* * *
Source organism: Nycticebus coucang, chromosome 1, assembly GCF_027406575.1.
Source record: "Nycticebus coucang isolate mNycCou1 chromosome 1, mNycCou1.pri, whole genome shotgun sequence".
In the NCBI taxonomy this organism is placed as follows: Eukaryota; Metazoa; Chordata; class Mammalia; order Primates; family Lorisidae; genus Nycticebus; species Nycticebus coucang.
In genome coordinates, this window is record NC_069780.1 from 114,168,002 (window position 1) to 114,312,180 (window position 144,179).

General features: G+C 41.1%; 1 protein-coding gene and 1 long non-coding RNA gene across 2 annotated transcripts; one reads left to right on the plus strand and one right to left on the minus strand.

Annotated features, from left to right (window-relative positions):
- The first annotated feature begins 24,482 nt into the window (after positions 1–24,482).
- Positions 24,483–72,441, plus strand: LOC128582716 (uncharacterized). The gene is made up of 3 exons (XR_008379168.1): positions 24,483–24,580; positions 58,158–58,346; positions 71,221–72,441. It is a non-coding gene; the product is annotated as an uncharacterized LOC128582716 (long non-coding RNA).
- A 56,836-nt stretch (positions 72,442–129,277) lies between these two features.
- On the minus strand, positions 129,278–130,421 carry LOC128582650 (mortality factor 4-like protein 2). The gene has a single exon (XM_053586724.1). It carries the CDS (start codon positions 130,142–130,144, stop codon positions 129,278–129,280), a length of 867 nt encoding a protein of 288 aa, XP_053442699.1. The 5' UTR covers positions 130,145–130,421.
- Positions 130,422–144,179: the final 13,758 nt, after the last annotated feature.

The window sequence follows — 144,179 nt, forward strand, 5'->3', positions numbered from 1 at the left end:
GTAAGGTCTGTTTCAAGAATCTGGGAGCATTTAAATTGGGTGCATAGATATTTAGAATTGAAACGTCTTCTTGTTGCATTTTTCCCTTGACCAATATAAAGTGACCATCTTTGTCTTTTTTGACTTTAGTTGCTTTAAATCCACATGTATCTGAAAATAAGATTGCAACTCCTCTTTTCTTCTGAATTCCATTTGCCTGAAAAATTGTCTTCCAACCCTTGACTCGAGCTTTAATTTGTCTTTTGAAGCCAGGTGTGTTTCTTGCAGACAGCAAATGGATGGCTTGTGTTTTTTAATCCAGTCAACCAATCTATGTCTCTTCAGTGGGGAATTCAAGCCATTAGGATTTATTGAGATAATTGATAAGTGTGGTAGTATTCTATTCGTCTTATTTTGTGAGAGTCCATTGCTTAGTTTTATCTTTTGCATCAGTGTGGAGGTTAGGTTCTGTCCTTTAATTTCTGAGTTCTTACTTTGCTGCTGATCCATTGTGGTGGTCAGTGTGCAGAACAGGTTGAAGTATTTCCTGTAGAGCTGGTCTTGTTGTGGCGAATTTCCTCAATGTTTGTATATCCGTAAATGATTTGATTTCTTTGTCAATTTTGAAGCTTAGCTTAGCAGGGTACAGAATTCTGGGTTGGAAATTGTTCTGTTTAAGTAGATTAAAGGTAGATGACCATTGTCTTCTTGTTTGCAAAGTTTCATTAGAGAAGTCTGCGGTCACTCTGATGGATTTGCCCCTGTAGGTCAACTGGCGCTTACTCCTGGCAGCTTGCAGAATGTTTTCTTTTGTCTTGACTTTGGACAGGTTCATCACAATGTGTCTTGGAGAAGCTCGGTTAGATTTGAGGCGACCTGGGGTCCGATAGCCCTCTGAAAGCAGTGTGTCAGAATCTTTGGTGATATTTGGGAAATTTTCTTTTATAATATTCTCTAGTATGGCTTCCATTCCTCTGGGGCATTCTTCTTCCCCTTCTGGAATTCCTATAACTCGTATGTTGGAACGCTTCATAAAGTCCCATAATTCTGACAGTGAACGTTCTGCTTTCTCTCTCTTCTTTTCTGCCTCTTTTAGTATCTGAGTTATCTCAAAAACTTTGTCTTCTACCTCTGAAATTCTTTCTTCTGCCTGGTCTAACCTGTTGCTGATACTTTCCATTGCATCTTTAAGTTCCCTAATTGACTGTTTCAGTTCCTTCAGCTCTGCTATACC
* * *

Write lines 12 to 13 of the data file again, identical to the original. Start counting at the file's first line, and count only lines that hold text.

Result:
The window sequence follows — 144,179 nt, forward strand, 5'->3', positions numbered from 1 at the left end:
GTAAGGTCTGTTTCAAGAATCTGGGAGCATTTAAATTGGGTGCATAGATATTTAGAATTGAAACGTCTTCTTGTTGCATTTTTCCCTTGACCAATATAAAGTGACCATCTTTGTCTTTTTTGACTTTAGTTGCTTTAAATCCACATGTATCTGAAAATAAGATTGCAACTCCTCTTTTCTTCTGAATTCCATTTGCCTGAAAAATTGTCTTCCAACCCTTGACTCGAGCTTTAATTTGTCTTTTGAAGCCAGGTGTGTTTCTTGCAGACAGCAAATGGATGGCTTGTGTTTTTTAATCCAGTCAACCAATCTATGTCTCTTCAGTGGGGAATTCAAGCCATTAGGATTTATTGAGATAATTGATAAGTGTGGTAGTATTCTATTCGTCTTATTTTGTGAGAGTCCATTGCTTAGTTTTATCTTTTGCATCAGTGTGGAGGTTAGGTTCTGTCCTTTAATTTCTGAGTTCTTACTTTGCTGCTGATCCATTGTGGTGGTCAGTGTGCAGAACAGGTTGAAGTATTTCCTGTAGAGCTGGTCTTGTTGTGGCGAATTTCCTCAATGTTTGTATATCCGTAAATGATTTGATTTCTTTGTCAATTTTGAAGCTTAGCTTAGCAGGGTACAGAATTCTGGGTTGGAAATTGTTCTGTTTAAGTAGATTAAAGGTAGATGACCATTGTCTTCTTGTTTGCAAAGTTTCATTAGAGAAGTCTGCGGTCACTCTGATGGATTTGCCCCTGTAGGTCAACTGGCGCTTACTCCTGGCAGCTTGCAGAATGTTTTCTTTTGTCTTGACTTTGGACAGGTTCATCACAATGTGTCTTGGAGAAGCTCGGTTAGATTTGAGGCGACCTGGGGTCCGATAGCCCTCTGAAAGCAGTGTGTCAGAATCTTTGGTGATATTTGGGAAATTTTCTTTTATAATATTCTCTAGTATGGCTTCCATTCCTCTGGGGCATTCTTCTTCCCCTTCTGGAATTCCTATAACTCGTATGTTGGAACGCTTCATAAAGTCCCATAATTCTGACAGTGAACGTTCTGCTTTCTCTCTCTTCTTTTCTGCCTCTTTTAGTATCTGAGTTATCTCAAAAACTTTGTCTTCTACCTCTGAAATTCTTTCTTCTGCCTGGTCTAACCTGTTGCTGATACTTTCCATTGCATCTTTAAGTTCCCTAATTGACTGTTTCAGTTCCTTCAGCTCTGCTATACC